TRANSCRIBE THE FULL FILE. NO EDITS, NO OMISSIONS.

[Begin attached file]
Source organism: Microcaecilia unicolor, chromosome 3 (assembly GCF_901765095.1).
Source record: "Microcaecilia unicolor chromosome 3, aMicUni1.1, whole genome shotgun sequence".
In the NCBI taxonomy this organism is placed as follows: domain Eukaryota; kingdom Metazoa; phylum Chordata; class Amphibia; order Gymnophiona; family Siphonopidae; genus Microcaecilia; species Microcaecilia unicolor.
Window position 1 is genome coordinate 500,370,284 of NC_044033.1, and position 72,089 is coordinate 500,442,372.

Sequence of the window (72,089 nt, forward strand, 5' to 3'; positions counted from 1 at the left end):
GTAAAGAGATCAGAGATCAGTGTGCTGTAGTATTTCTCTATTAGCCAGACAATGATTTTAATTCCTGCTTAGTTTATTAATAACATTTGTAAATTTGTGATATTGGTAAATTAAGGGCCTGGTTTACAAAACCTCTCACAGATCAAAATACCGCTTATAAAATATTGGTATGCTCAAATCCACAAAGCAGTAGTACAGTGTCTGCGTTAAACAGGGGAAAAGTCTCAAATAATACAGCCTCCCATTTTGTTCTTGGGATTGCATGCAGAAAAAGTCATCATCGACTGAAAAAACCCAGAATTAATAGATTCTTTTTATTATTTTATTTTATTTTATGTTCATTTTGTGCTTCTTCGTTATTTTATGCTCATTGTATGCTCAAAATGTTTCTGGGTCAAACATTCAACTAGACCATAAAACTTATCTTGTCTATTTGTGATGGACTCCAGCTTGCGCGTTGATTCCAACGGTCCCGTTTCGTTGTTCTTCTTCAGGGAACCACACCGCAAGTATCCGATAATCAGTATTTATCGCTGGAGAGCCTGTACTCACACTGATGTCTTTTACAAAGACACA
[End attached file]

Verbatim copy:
Source organism: Microcaecilia unicolor, chromosome 3 (assembly GCF_901765095.1).
Source record: "Microcaecilia unicolor chromosome 3, aMicUni1.1, whole genome shotgun sequence".
In the NCBI taxonomy this organism is placed as follows: domain Eukaryota; kingdom Metazoa; phylum Chordata; class Amphibia; order Gymnophiona; family Siphonopidae; genus Microcaecilia; species Microcaecilia unicolor.
Window position 1 is genome coordinate 500,370,284 of NC_044033.1, and position 72,089 is coordinate 500,442,372.

Sequence of the window (72,089 nt, forward strand, 5' to 3'; positions counted from 1 at the left end):
GTAAAGAGATCAGAGATCAGTGTGCTGTAGTATTTCTCTATTAGCCAGACAATGATTTTAATTCCTGCTTAGTTTATTAATAACATTTGTAAATTTGTGATATTGGTAAATTAAGGGCCTGGTTTACAAAACCTCTCACAGATCAAAATACCGCTTATAAAATATTGGTATGCTCAAATCCACAAAGCAGTAGTACAGTGTCTGCGTTAAACAGGGGAAAAGTCTCAAATAATACAGCCTCCCATTTTGTTCTTGGGATTGCATGCAGAAAAAGTCATCATCGACTGAAAAAACCCAGAATTAATAGATTCTTTTTATTATTTTATTTTATTTTATGTTCATTTTGTGCTTCTTCGTTATTTTATGCTCATTGTATGCTCAAAATGTTTCTGGGTCAAACATTCAACTAGACCATAAAACTTATCTTGTCTATTTGTGATGGACTCCAGCTTGCGCGTTGATTCCAACGGTCCCGTTTCGTTGTTCTTCTTCAGGGAACCACACCGCAAGTATCCGATAATCAGTATTTATCGCTGGAGAGCCTGTACTCACACTGATGTCTTTTACAAAGACACA